CUP: Keselowski Pointing Toward Victory

A good argument can be made that Brad Keselowski is the most relaxed guy on the track as the Sprint Cup schedule approaches the start of the Chase.

Despite a last-lap loss to Marcos Ambrose in last Sunday’s wild finish at Watkins Glen, Keselowski was bouncing around pit road after the race, trading high-fives with members of Ambrose’s crew after the excitement of the race’s final moments.

He rolled on to Michigan International Speedway this week eyeing a seasonal fourth win and qualified 19th for Sunday’s Pure Michigan 400. It wasn’t all work and no play, however. After time trials Friday afternoon, he and members of his Truck team partied at Captain Chuck’s, a watering hole near the speedway.

A native of Michigan, Keselowski has a special attachment to the area and the track.

“You know, obviously this place is special to me, and I’d like to be able to bring home my first Cup win this weekend or as soon as possible at my home track,” Keselowski said. “I know we’re working toward that at Penske Racing, and, in general, we always seem to be stronger in August than in June here. Hopefully, that’ll be the case, and we’ll be strong enough to get a victory.”

With four races remaining to the start of the Chase, Keselowski sits in an interesting position. He’s fifth in points, and, with three victories, has a virtual lock on playoff participation. He, Jimmie Johnson and Tony Stewart lead probable Chasers with three victories each, and a win by any of the three in the next four races could earn the top seeding spot in the Chase.

That incentive could open the door for more madcap late-race maneuvering by Keselowski Sunday if he’s in the top five near the end of the race. He said he’s looking at the standings not in their current form but as they will be adjusted for the start of the Chase – with the race winners on top.

“I’ve thought about [that] that whole last lap (at the Glen),” Keselowski said. “I thought about it going

off-course at the Glen and thought, ‘Damn, I just threw away the points lead.’

“I’m not looking at the points lead off the sheet that gets printed out. I’m looking at it off of wins, and I think that’s the common sense way to look at it. It doesn’t matter when the Chase starts what points you had. I would say the guys that are really digging hard and thinking about the Chase are probably thinking the same thing, or I would hope they are.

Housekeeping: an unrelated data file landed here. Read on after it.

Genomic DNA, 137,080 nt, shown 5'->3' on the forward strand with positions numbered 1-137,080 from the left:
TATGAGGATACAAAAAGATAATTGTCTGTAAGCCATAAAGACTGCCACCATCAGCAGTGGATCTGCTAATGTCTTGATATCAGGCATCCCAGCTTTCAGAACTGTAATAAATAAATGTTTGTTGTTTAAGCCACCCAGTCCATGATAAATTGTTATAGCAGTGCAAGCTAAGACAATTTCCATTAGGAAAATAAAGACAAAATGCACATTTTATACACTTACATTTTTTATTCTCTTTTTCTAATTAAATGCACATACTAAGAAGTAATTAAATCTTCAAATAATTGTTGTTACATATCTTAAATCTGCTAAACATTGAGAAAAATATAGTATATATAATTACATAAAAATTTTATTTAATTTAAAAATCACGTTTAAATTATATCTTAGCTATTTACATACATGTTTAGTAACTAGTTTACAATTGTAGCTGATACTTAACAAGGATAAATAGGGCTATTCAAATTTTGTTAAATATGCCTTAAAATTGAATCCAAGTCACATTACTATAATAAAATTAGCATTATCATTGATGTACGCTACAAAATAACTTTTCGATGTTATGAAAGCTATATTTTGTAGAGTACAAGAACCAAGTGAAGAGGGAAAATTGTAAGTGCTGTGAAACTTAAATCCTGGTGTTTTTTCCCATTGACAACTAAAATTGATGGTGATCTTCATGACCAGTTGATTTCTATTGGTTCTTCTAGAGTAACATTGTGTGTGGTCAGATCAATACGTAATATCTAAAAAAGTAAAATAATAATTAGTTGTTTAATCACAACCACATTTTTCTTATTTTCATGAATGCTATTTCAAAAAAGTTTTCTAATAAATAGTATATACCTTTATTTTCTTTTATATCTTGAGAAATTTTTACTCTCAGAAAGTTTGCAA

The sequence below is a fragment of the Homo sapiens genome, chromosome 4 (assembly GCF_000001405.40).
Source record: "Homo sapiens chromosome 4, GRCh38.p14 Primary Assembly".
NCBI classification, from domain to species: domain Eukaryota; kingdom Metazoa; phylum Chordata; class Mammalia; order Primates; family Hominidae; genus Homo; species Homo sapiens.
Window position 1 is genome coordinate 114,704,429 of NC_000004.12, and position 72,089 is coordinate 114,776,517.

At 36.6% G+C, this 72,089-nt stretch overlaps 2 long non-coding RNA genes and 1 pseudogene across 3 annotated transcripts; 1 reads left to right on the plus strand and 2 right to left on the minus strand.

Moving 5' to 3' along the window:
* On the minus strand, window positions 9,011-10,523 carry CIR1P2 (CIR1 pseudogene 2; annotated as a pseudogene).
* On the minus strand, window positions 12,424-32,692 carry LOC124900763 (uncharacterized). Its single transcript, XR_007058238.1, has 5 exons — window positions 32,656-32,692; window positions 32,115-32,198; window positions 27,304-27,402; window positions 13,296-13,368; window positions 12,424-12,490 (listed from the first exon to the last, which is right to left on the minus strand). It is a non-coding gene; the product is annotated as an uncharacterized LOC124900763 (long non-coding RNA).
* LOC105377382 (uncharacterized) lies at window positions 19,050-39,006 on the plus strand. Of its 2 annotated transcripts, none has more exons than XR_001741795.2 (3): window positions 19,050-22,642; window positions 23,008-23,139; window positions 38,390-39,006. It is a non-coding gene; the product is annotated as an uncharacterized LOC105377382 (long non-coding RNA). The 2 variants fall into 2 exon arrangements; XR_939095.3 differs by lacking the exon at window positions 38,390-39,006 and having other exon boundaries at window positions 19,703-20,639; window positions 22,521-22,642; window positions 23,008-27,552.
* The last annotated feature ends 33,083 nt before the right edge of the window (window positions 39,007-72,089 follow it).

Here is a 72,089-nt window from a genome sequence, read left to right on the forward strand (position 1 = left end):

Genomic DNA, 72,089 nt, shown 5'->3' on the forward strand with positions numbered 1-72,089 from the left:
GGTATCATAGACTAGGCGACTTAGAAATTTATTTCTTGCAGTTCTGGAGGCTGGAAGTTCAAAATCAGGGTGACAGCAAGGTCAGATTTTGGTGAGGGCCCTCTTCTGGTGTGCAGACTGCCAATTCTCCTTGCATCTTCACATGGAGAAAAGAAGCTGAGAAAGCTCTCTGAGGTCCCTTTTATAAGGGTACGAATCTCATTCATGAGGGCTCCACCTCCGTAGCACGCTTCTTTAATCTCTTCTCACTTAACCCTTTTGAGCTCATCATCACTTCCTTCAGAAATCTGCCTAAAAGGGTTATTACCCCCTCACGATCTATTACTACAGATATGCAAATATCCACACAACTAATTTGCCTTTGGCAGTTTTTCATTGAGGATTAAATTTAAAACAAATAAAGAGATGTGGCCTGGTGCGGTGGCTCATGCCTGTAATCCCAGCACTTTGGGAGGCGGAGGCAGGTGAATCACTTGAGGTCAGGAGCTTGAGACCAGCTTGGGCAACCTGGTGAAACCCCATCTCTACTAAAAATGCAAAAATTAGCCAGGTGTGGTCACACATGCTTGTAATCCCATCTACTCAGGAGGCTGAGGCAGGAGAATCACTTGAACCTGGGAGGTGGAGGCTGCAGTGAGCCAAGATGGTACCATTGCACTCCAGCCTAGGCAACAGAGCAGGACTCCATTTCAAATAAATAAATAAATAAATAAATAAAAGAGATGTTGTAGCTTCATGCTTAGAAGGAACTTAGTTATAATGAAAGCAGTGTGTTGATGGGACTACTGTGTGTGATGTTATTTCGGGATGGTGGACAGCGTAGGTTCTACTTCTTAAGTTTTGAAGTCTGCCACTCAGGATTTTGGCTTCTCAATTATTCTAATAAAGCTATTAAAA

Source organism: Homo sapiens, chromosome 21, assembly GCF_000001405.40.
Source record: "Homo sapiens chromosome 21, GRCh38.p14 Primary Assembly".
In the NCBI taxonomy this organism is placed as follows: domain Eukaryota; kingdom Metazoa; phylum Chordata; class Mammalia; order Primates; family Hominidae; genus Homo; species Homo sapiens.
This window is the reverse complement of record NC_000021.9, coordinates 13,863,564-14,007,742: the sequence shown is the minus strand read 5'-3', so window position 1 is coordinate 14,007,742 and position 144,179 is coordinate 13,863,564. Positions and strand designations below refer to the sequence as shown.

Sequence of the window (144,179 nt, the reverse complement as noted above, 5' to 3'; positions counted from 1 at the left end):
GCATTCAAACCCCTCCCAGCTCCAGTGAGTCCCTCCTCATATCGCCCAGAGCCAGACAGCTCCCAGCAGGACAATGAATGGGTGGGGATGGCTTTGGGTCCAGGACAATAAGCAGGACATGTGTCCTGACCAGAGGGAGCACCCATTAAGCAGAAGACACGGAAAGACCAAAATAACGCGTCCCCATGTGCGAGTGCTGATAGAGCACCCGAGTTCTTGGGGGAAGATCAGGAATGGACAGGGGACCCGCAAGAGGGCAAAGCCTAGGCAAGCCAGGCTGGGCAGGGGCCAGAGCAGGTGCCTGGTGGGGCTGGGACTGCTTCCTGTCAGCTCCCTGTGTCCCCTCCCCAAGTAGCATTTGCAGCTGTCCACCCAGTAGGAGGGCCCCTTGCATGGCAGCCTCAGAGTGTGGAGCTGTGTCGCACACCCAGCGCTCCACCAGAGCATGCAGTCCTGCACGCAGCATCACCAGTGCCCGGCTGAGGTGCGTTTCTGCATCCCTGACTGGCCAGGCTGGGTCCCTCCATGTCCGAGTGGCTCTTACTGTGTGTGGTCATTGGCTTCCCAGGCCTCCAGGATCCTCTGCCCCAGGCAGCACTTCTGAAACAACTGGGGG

“Then, as far as I’m concerned, by those calculations, we are the points leader, maybe tied for it, but we are the points leader in that sense, and I think that’s great. I think that’s what this sport should be about. It should be about winning, and there is certainly a balance there, and I think this sport has found the best balance I’m aware of between consistency and wins in that fashion. It’s good, and it makes me think really hard about winning. I think we’ve got a great shot at it.”

The balance he must deal with, Keselowski said, is racing for wins while also avoiding going over the edge.

“It’s about balance because if you don’t want it enough you won’t be successful, and if you want it too badly it seems like you force things and they don’t come naturally,” he said. “And that’s hard to see sometimes. Sometimes you have to take a step back to know when you’re doing that, when you’re forcing something that’s just not ready to happen yet.

“For me, that’s something that I try not to do, but I would probably say that I’m guilty of it when I come here, at least on the Cup side, because when anything goes wrong I get madder than hell about it. You got to guard against it, for sure. You know, I’d rather be the guy that screwed up because I wanted it too badly than the guy that screwed up because he didn’t want it enough. … I’m going to strike out swinging. I’m not going to strike out staring at the ball. That’s just my style.”

Mike Hembree is NASCAR Editor for and has been covering motorsports for 30 years. He is a six-time winner of the National Motorsports Press Association Writer of the Year Award.